Because I specialise in working with teachers and other educational professionals, the majority of my clients and contacts are far from twiddling their thumbs at the moment.

For the writers and editors work is mainly carrying on as usual, for now at least. (Though I am aware of some whose projects have been postponed indefinitely). For the teachers and trainers, some were already working online, and others are scrambling to learn or polish online teaching skills.

For those who have suddenly lost their income this might seem a good problem to have, but my sense is that a lot of educators still working may be pushing themselves towards burnout.

There’s a feeling that if you are still making money, you’d better do as much as you can now, and/or a strong desire to do the very best by students struggling to study effectively from home.

In addition, pretty much everyone is under far more stress than usual, just worrying about health, family, and the general state of the world. As a result we are all fairly constantly receiving hits of adrenaline and cortisol (stress hormones). If this isn’t released- and lack of exercise doesn’t help here either- this builds up and will negatively impact our mood, sleep, physical health and, ironically, our immune system.

Balance out the stress response

To balance things out, it is essential that we consciously take time each day to look after ourselves. Working from home, especially if you don’t have a set routine, or place to work, or you’re trying to work around the kids, can lead to you never really switching off. Even in the evenings, you’re fitting in a few emails, or coming up with lesson ideas, or teaching yourself how to use a new online tool. But if you don’t switch off, the stress response will build and build, and the research backs this up.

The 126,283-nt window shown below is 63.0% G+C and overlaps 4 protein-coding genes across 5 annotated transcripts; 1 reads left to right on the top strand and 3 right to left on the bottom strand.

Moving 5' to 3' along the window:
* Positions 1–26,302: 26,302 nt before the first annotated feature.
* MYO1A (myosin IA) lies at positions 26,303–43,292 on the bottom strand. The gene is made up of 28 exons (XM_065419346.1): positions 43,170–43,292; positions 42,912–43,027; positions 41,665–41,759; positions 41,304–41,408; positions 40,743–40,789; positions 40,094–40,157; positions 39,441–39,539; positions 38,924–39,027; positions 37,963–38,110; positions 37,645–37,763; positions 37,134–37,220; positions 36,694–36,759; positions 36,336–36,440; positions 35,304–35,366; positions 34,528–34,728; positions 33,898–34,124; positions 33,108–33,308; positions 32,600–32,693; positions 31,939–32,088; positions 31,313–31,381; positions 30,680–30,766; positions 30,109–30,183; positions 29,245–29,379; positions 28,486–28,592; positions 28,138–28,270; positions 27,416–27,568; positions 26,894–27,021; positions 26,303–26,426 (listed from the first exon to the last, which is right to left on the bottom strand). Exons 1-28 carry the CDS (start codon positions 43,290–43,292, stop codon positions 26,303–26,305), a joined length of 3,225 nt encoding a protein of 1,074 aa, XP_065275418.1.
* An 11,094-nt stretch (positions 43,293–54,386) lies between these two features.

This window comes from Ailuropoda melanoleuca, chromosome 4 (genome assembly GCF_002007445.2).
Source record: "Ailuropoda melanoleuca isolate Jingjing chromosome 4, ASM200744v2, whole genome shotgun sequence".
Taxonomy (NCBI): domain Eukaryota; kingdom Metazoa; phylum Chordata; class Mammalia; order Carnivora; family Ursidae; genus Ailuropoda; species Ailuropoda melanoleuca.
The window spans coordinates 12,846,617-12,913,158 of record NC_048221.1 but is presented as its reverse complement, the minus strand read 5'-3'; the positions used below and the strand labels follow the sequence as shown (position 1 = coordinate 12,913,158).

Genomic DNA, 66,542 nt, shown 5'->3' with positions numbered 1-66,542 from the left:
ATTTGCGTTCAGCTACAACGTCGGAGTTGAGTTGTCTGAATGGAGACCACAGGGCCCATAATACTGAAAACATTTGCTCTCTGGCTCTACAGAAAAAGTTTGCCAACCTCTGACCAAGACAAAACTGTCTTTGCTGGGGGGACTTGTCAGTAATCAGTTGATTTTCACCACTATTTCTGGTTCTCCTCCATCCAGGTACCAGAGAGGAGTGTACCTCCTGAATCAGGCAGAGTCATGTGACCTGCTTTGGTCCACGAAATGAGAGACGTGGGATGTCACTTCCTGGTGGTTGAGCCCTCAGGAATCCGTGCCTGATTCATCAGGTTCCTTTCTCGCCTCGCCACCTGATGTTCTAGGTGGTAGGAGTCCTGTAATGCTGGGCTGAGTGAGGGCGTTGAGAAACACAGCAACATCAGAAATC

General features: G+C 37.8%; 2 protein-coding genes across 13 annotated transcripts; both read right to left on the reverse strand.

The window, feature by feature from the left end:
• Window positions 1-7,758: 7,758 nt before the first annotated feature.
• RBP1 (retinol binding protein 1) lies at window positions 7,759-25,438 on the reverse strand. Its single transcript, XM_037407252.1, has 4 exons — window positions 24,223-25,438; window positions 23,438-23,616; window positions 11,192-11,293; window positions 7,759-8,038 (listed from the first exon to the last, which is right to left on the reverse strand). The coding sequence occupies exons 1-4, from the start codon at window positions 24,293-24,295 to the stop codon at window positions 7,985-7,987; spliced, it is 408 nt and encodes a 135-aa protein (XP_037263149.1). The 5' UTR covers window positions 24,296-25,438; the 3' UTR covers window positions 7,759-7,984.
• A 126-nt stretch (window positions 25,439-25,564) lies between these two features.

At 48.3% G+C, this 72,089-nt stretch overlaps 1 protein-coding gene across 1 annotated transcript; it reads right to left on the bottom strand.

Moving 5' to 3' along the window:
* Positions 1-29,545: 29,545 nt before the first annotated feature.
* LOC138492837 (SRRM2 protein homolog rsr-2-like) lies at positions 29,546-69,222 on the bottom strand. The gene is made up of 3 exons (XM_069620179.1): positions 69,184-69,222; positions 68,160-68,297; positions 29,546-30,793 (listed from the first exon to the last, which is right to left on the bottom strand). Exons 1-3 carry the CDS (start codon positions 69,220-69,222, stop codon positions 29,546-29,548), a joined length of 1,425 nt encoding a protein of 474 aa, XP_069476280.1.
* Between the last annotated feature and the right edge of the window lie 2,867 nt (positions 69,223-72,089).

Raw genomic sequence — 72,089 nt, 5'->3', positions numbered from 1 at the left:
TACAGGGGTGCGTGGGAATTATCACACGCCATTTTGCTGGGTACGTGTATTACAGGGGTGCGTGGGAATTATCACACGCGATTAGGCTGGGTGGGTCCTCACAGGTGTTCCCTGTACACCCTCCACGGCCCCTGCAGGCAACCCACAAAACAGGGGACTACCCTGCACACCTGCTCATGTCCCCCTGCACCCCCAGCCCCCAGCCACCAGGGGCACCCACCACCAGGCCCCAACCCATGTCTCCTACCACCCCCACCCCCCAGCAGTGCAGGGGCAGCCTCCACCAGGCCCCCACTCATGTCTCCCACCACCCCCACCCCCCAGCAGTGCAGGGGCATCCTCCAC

It’s important to both take time out during the working day, and to have an end to the working day, after which you relax.  In terms of short breaks during the day, ten minutes is fine (plus a proper lunch break). Walk around, have a dance (make the most of not being in an office), meditate or sit outside if you can. Doing this helps to stop the accumulation of more and more stress, which is then hard to release later on.

In the evening, decide on a finish time well before bedtime and stick to it. And then don’t sneak in work under the guise of relaxation. Is your ‘flicking through a magazine’, really ‘looking for lesson ideas’? In addition I would advise avoiding the news and media during this time, or having conversations, however well-intentioned, about the coronavirus, as this will also stimulate stress hormones, particularly at the moment.

Think about what you find truly relaxing and absorbing, and see it as a necessary prescription to ward off the impact of all the stress, and avoid burnout. Even if you aren’t usually very good at giving yourself time, do it now. You owe it to yourself and those who love you.